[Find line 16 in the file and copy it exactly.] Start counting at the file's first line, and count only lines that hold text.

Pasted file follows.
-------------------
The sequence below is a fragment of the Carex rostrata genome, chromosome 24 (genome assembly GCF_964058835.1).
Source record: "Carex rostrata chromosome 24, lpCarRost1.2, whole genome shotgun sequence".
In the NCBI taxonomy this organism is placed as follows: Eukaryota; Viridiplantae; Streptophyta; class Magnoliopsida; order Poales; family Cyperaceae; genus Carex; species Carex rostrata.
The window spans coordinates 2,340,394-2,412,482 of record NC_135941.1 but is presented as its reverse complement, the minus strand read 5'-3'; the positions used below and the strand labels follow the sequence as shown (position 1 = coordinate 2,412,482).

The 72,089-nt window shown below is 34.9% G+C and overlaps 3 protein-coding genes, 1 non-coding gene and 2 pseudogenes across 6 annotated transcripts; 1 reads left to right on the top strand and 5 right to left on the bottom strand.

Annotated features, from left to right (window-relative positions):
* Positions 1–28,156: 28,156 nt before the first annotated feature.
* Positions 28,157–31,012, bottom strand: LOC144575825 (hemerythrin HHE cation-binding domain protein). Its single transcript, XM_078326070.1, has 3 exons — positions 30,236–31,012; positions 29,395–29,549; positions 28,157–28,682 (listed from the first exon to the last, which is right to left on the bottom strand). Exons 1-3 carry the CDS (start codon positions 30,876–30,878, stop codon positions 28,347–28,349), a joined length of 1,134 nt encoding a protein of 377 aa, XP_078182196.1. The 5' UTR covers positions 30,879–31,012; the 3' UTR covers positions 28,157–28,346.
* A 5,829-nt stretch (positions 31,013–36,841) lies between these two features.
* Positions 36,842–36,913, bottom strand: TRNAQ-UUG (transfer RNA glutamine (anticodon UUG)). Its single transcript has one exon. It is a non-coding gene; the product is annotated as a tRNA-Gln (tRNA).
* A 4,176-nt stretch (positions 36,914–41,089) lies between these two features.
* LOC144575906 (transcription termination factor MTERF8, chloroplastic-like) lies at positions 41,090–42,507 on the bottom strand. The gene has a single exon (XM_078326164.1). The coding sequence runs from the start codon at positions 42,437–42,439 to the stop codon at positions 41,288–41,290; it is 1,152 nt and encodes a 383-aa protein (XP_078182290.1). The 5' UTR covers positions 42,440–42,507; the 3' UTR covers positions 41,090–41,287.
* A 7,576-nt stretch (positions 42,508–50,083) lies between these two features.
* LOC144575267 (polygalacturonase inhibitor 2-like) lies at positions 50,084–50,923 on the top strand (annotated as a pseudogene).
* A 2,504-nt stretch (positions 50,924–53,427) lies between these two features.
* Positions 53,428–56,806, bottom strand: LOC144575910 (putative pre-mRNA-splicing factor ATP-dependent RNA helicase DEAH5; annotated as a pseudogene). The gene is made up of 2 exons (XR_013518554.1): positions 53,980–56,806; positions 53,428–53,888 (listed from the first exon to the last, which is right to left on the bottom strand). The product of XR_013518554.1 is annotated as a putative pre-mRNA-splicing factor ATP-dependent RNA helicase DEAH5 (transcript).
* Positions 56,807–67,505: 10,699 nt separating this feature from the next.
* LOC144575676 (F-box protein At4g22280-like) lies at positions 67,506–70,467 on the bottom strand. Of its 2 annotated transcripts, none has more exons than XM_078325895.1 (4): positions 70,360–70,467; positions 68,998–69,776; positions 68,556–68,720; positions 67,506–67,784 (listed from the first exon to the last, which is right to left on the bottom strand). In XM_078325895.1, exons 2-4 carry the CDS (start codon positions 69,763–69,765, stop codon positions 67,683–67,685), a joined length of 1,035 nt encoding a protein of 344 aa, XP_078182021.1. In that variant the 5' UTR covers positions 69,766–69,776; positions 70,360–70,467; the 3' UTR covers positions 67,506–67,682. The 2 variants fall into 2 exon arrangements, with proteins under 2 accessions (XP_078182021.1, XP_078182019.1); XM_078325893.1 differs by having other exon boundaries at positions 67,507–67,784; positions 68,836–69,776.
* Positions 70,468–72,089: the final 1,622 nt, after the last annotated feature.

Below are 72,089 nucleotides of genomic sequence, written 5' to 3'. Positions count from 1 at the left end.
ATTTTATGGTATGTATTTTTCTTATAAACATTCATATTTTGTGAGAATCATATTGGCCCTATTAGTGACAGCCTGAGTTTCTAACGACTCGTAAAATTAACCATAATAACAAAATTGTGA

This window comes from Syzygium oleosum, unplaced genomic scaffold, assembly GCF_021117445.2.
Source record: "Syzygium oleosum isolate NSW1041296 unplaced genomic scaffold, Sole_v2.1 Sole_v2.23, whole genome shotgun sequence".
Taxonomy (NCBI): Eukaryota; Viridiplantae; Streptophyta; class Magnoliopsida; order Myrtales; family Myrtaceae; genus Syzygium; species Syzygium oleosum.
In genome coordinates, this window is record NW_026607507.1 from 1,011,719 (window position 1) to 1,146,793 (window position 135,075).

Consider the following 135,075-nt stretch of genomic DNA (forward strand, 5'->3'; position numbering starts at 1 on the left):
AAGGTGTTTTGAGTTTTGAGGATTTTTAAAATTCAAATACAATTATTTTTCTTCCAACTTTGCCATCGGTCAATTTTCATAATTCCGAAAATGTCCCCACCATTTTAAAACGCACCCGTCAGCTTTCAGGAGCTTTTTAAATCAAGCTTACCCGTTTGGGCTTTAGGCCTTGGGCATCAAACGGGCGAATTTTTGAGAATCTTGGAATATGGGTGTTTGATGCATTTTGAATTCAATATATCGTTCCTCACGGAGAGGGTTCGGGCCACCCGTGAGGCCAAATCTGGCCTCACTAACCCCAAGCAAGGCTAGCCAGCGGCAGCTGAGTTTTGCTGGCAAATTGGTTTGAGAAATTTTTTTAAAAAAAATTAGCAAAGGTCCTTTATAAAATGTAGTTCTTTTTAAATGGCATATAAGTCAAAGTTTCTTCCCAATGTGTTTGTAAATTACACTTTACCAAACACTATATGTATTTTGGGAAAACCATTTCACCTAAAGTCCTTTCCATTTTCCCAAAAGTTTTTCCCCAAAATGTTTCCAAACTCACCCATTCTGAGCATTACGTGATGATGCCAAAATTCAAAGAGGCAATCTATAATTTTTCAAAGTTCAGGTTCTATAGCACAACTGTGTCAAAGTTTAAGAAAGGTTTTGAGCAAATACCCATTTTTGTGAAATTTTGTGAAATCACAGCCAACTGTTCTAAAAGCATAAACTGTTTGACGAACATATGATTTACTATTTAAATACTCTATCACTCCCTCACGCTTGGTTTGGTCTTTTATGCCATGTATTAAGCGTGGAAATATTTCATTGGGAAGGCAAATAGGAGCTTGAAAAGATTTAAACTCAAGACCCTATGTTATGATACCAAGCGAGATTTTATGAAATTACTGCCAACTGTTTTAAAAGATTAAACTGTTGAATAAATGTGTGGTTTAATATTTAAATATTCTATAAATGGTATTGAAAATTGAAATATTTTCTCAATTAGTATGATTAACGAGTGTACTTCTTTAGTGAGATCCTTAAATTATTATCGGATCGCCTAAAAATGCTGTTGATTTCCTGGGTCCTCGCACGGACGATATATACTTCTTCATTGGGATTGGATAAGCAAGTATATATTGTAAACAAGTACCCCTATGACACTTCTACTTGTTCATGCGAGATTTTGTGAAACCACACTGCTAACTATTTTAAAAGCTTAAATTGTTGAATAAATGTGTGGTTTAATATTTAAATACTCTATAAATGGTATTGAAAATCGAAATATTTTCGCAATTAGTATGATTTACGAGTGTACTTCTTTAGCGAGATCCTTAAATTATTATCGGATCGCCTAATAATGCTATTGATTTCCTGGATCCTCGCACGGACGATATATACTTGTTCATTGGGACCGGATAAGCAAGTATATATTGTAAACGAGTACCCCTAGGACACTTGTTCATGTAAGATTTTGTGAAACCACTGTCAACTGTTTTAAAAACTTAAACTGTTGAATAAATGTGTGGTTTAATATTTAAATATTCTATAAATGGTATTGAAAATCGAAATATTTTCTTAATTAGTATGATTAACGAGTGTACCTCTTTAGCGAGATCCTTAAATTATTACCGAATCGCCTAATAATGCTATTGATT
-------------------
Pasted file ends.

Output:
* Positions 53,428–56,806, bottom strand: LOC144575910 (putative pre-mRNA-splicing factor ATP-dependent RNA helicase DEAH5; annotated as a pseudogene). The gene is made up of 2 exons (XR_013518554.1): positions 53,980–56,806; positions 53,428–53,888 (listed from the first exon to the last, which is right to left on the bottom strand). The product of XR_013518554.1 is annotated as a putative pre-mRNA-splicing factor ATP-dependent RNA helicase DEAH5 (transcript).